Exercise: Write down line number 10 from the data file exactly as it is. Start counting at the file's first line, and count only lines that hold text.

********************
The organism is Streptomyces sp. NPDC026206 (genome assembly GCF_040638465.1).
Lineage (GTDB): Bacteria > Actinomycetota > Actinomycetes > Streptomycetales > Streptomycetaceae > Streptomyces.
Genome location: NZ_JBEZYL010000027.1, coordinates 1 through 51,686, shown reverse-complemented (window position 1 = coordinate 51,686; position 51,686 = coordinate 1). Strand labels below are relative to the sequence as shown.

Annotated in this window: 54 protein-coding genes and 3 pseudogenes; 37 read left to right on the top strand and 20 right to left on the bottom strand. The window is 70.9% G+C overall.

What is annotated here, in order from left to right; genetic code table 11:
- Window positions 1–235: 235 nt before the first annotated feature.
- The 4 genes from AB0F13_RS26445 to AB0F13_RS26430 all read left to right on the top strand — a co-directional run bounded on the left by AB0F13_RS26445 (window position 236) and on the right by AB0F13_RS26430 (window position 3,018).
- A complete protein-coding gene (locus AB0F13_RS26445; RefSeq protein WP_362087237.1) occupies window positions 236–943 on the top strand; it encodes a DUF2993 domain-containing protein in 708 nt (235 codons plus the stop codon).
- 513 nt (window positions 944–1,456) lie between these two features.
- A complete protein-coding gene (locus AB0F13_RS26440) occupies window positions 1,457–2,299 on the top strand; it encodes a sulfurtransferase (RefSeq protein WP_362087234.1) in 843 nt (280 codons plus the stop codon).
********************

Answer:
- A complete protein-coding gene (locus AB0F13_RS26440) occupies window positions 1,457–2,299 on the top strand; it encodes a sulfurtransferase (RefSeq protein WP_362087234.1) in 843 nt (280 codons plus the stop codon).